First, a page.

UNESCO is committed to developing dynamic, viable websites for Pacific National Libraries and National Archives to increase access to information. By publishing their catalogue, the Samoa Nelson Memorial Library promotes Samoa and Pacific literature and knowledge. It protects Samoa’s literary and intellectual heritage.

The Library now also provides a 24/7 service to Samoan members and visitors worldwide.

UNESCO promotes the use of open-source software and supports the Koha LMS. The Samoa project follows on from a successful 2006 deployment for the Cook Islands National Library. UNESCO fully funded the project including the supply of server hardware, bar-code readers, extensive training and documentation, internet connectivity, and linking Nelson staff to Koha technical support groups.

USP Library is the only recognised Koha implementation partner in the Pacific. We received excellent ICT support from CSL Ltd.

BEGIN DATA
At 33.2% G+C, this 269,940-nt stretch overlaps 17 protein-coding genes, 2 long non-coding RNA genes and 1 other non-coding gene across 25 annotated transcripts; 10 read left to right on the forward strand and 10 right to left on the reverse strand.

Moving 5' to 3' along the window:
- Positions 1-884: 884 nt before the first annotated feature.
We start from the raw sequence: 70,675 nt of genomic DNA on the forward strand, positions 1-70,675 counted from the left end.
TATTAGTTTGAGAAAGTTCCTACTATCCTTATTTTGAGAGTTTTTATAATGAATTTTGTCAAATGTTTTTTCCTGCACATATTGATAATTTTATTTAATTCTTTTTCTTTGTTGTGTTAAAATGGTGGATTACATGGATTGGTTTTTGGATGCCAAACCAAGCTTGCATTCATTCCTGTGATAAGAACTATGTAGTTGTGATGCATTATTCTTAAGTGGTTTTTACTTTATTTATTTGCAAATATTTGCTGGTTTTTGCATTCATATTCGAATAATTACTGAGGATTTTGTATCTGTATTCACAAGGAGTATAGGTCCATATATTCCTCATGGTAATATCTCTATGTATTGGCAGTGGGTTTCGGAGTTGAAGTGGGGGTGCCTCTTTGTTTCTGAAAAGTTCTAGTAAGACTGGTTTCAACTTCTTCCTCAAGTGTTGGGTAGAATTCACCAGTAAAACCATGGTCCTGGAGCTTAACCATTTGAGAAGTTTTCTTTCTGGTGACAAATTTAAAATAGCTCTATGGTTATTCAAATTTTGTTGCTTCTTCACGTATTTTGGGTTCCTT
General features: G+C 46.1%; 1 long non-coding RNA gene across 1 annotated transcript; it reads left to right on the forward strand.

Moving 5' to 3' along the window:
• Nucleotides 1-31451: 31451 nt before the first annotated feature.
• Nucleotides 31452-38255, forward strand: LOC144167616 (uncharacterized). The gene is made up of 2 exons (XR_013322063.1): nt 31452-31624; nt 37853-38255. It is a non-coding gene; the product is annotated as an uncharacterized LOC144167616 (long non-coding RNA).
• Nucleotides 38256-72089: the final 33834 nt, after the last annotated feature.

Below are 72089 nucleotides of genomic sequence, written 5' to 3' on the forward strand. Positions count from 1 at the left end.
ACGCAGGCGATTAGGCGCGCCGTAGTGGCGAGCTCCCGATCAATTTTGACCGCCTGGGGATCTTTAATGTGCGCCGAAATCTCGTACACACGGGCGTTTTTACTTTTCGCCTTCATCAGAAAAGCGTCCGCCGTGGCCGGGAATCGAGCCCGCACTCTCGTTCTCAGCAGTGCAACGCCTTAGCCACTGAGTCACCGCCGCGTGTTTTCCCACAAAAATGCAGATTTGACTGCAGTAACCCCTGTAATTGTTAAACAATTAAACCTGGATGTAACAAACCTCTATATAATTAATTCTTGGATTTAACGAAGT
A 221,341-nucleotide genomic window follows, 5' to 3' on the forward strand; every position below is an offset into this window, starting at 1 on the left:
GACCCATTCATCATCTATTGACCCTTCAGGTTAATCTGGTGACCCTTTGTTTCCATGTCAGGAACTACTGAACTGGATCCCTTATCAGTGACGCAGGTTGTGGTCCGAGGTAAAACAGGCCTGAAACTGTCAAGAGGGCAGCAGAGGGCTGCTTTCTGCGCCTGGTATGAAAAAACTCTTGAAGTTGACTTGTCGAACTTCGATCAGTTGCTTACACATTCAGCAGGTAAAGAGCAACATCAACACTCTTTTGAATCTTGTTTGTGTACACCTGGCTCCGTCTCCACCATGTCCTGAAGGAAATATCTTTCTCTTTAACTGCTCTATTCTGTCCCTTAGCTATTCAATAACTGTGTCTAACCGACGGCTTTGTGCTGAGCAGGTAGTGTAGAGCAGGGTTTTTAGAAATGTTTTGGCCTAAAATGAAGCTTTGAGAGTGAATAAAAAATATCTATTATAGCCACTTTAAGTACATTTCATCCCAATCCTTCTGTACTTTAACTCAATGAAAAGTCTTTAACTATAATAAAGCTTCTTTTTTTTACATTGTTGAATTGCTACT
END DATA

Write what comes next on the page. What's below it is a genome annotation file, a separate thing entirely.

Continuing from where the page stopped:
Please visit the Nelson site at:

We look forward to comments on the Nelson site especially improvements. We would like to hear from Pacific National Libraries expressing interest in developing websites of their collections.


Abel Caine

Adviser for Communication & Information

UNESCO Office for the Pacific States


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Are Fiji's ISPs delivering what they promise?

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Complaining about your ISP is one of the most popular topics in ICT circles in Fiji. So I wanted to put the question publicly, does your ISP deliver what they promise?

  • How often do you achieve the maximum throughput that you pay for?
  • How often are one or more of your ISP's services offline?
  • What is your experience calling customer support?
  • Have you used more than one ISP? If so, was one better than the other and how?
  • If you work for one of the ISPs, would you like to address you customers? I will publish your statement.
Leave a comment --> here <-- and let your voice be heard!

Note: Digital Fiji is not responsible for the opinions of its readers.

Photo by: Matt Watts